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Maine Marijuana Sales Can Finally Begin, Officials Announce Four Years After Voters Legalized It



Marijuana businesses in Maine can begin recreational sales on October 9, the state’s cannabis regulatory body announced on Friday.

This comes nearly four years after voters approved a legalization ballot measure—a significant delay in implementation compared to California, Massachusetts and Nevada, which also legalized for adult-use on the same day in 2016.

The first round of cannabis business licenses will be issued on September 8, giving licensees about a month to begin harvesting, processing and ensuring quality control for their marijuana products. It’s not clear how many licenses will be initially approved.

The state’s Office of Marijuana Policy (OMP) said it had planned to launch retail sales in April, but that timeline was pushed back due to the coronavirus outbreak.

“The public’s health and safety are at the forefront of every decision we make,” OMP Director Erik Gundersen said in a press release. “While we were poised to launch this new industry earlier this year, we were unwilling to sacrifice the high standards we have set for this program by launching during an emerging public health pandemic and in the absence of a testing facility.”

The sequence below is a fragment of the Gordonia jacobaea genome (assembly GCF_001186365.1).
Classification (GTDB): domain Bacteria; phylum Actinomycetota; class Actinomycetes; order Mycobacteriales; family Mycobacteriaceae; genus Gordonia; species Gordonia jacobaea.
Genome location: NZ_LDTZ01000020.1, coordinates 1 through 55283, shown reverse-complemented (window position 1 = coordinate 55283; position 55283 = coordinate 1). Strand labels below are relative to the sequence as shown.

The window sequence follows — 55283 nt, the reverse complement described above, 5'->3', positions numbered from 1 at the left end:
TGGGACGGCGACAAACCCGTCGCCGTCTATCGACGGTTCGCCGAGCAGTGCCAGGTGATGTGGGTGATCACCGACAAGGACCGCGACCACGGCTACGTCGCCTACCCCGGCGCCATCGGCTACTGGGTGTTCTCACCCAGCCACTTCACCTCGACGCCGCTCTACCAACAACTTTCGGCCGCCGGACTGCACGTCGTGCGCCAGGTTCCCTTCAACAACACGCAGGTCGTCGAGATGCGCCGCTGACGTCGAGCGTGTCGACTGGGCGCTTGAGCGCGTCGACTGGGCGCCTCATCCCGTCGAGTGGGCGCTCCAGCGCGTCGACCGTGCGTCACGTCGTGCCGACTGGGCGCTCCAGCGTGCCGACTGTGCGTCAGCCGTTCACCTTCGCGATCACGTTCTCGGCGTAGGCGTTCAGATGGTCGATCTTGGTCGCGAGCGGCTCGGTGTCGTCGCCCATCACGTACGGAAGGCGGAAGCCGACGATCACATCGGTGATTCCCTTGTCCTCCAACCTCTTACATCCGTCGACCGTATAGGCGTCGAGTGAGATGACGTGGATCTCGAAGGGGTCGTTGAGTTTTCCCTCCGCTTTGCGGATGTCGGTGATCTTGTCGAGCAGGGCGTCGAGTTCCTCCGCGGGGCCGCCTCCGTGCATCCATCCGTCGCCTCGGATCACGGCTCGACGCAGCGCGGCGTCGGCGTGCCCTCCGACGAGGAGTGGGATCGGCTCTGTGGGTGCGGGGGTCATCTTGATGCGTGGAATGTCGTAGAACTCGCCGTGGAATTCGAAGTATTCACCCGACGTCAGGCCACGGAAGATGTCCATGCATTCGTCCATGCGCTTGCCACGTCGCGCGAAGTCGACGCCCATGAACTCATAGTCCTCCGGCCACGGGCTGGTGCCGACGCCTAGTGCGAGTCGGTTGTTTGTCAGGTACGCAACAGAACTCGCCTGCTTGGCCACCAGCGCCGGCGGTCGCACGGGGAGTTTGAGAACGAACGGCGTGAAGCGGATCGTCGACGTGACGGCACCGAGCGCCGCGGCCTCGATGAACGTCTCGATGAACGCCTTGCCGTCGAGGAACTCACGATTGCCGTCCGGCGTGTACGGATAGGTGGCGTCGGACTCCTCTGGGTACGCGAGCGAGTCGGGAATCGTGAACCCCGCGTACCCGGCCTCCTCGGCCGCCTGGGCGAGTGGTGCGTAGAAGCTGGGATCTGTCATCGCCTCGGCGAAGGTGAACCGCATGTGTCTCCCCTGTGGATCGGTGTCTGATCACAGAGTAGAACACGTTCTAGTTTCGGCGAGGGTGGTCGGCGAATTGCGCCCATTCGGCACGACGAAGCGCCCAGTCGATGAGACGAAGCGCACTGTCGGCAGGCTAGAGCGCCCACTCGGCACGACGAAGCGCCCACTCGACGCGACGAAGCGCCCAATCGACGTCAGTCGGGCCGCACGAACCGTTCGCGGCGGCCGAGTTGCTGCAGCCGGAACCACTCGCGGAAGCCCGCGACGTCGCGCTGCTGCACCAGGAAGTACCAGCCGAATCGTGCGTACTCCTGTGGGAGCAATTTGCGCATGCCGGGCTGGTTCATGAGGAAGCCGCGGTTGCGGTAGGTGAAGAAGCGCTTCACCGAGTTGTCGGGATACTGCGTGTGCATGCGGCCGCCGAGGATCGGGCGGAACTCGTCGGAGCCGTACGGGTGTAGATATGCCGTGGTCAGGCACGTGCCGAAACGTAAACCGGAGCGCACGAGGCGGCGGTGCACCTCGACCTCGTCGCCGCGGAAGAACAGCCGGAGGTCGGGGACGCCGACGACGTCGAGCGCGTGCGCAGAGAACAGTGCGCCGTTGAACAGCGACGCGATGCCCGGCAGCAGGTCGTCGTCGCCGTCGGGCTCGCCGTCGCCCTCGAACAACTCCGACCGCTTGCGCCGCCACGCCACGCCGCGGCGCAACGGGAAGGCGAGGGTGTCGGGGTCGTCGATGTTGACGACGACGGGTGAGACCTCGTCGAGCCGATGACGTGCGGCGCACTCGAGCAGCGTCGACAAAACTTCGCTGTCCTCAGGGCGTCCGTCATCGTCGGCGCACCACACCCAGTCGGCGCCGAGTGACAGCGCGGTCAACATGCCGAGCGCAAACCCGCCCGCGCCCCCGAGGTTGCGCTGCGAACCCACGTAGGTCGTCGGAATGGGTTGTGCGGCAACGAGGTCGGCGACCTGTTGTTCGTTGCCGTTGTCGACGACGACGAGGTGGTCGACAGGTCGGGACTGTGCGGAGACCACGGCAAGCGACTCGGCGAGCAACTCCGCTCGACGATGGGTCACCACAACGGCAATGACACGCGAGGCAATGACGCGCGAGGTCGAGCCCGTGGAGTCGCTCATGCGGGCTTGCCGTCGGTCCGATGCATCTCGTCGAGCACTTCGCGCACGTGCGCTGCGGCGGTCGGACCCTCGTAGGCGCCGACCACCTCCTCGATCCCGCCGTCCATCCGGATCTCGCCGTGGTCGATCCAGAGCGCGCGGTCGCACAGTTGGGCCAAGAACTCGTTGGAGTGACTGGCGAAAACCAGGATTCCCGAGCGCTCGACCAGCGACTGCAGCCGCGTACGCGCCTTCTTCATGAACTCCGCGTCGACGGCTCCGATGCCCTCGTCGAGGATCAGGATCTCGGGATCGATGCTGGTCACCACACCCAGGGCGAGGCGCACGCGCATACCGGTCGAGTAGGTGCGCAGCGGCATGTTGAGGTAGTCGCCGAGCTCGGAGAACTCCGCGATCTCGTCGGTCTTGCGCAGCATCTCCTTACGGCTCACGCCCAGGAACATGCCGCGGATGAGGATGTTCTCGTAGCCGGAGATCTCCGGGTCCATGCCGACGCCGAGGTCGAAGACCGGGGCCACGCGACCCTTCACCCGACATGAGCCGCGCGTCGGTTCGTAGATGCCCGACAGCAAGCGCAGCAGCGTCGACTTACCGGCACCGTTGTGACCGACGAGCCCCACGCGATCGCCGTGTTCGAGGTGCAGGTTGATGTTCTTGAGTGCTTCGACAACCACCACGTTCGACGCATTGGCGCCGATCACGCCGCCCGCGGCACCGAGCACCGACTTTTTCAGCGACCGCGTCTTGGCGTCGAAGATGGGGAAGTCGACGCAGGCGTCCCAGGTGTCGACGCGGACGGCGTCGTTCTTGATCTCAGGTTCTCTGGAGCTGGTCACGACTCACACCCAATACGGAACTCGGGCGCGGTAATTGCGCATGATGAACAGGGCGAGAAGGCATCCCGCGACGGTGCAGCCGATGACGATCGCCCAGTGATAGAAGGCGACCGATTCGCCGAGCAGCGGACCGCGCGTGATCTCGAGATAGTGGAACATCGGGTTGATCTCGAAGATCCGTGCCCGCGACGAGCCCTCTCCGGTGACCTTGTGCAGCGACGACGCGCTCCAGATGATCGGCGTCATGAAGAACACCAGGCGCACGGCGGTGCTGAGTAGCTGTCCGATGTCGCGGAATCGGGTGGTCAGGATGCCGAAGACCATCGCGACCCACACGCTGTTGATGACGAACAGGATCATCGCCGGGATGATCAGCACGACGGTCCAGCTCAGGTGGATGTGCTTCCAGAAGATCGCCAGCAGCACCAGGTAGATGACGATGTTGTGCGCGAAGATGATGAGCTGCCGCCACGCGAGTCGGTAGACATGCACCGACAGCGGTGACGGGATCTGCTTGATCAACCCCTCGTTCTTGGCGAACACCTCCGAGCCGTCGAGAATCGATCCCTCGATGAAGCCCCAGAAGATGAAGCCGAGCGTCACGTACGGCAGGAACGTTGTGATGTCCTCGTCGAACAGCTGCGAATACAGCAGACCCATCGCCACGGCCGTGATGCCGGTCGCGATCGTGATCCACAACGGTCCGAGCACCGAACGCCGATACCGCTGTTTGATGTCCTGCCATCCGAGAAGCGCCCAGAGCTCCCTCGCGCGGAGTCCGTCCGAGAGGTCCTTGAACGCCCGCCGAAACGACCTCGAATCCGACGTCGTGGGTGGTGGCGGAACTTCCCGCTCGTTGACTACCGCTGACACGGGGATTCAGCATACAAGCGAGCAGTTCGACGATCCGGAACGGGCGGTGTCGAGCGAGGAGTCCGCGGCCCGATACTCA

“With the support of the public health community, municipalities across the state, and the industry we regulate, we have used the last few months to ensure this new industry is introduced to Maine consumers in a manner that is as responsible as possible,” he said.

Marijuana businesses will have to impose social distancing and other public safety requirements in order to operate during the COVID-19 pandemic.

“Today’s announcement is a major milestone in honoring the will of Maine voters and a significant step toward launching a new industry in the state,” Gundersen said. “Many of the business owners we have spoken with during the application process are ready and eager to commence operations.”

The nearly four-year delay in implementation in Maine is partly the product of interference by then-Gov. Paul LePage (R), a vocal opponent to cannabis reform, and other legislators.

Gov. Janet Mills (D), who signed legislation to set the framework for legal marijuana sales last year, has taken a different tone on the issue.

Montana Will Vote On Two Marijuana Legalization Measures In November, State Confirms

Photo courtesy of WeedPornDaily.

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Kyle Jaeger is Marijuana Moment's Sacramento-based managing editor. His work has also appeared in High Times, VICE and attn.


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